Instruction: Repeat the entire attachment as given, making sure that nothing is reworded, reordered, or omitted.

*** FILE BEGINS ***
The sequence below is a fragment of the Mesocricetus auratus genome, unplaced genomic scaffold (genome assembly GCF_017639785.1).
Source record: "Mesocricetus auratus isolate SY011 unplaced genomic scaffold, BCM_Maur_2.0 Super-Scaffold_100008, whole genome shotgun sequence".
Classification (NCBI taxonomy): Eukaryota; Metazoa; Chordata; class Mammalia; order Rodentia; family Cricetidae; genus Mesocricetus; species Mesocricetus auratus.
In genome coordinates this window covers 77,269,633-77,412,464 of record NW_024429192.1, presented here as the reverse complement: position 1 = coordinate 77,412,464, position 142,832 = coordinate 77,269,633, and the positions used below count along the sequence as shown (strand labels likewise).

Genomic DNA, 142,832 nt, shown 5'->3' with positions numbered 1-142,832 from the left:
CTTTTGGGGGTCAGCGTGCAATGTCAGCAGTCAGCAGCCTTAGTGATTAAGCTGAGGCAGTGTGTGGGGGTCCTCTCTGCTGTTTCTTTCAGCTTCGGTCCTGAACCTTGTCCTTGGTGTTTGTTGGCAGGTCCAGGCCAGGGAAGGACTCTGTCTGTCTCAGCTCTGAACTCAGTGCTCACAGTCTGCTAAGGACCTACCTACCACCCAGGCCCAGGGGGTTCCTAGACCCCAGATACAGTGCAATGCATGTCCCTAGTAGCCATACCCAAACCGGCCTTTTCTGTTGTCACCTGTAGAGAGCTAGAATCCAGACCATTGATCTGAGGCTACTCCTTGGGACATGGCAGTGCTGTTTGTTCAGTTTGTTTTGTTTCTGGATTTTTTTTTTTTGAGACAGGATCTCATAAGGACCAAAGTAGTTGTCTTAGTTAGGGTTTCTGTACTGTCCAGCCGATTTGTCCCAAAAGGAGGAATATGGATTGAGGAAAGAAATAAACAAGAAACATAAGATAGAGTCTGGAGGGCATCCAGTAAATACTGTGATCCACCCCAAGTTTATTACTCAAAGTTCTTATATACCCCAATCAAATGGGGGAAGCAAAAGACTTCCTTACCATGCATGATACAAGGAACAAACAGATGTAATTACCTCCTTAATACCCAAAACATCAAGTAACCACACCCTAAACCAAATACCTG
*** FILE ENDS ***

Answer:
The sequence below is a fragment of the Mesocricetus auratus genome, unplaced genomic scaffold (genome assembly GCF_017639785.1).
Source record: "Mesocricetus auratus isolate SY011 unplaced genomic scaffold, BCM_Maur_2.0 Super-Scaffold_100008, whole genome shotgun sequence".
Classification (NCBI taxonomy): Eukaryota; Metazoa; Chordata; class Mammalia; order Rodentia; family Cricetidae; genus Mesocricetus; species Mesocricetus auratus.
In genome coordinates this window covers 77,269,633-77,412,464 of record NW_024429192.1, presented here as the reverse complement: position 1 = coordinate 77,412,464, position 142,832 = coordinate 77,269,633, and the positions used below count along the sequence as shown (strand labels likewise).

Genomic DNA, 142,832 nt, shown 5'->3' with positions numbered 1-142,832 from the left:
CTTTTGGGGGTCAGCGTGCAATGTCAGCAGTCAGCAGCCTTAGTGATTAAGCTGAGGCAGTGTGTGGGGGTCCTCTCTGCTGTTTCTTTCAGCTTCGGTCCTGAACCTTGTCCTTGGTGTTTGTTGGCAGGTCCAGGCCAGGGAAGGACTCTGTCTGTCTCAGCTCTGAACTCAGTGCTCACAGTCTGCTAAGGACCTACCTACCACCCAGGCCCAGGGGGTTCCTAGACCCCAGATACAGTGCAATGCATGTCCCTAGTAGCCATACCCAAACCGGCCTTTTCTGTTGTCACCTGTAGAGAGCTAGAATCCAGACCATTGATCTGAGGCTACTCCTTGGGACATGGCAGTGCTGTTTGTTCAGTTTGTTTTGTTTCTGGATTTTTTTTTTTTGAGACAGGATCTCATAAGGACCAAAGTAGTTGTCTTAGTTAGGGTTTCTGTACTGTCCAGCCGATTTGTCCCAAAAGGAGGAATATGGATTGAGGAAAGAAATAAACAAGAAACATAAGATAGAGTCTGGAGGGCATCCAGTAAATACTGTGATCCACCCCAAGTTTATTACTCAAAGTTCTTATATACCCCAATCAAATGGGGGAAGCAAAAGACTTCCTTACCATGCATGATACAAGGAACAAACAGATGTAATTACCTCCTTAATACCCAAAACATCAAGTAACCACACCCTAAACCAAATACCTG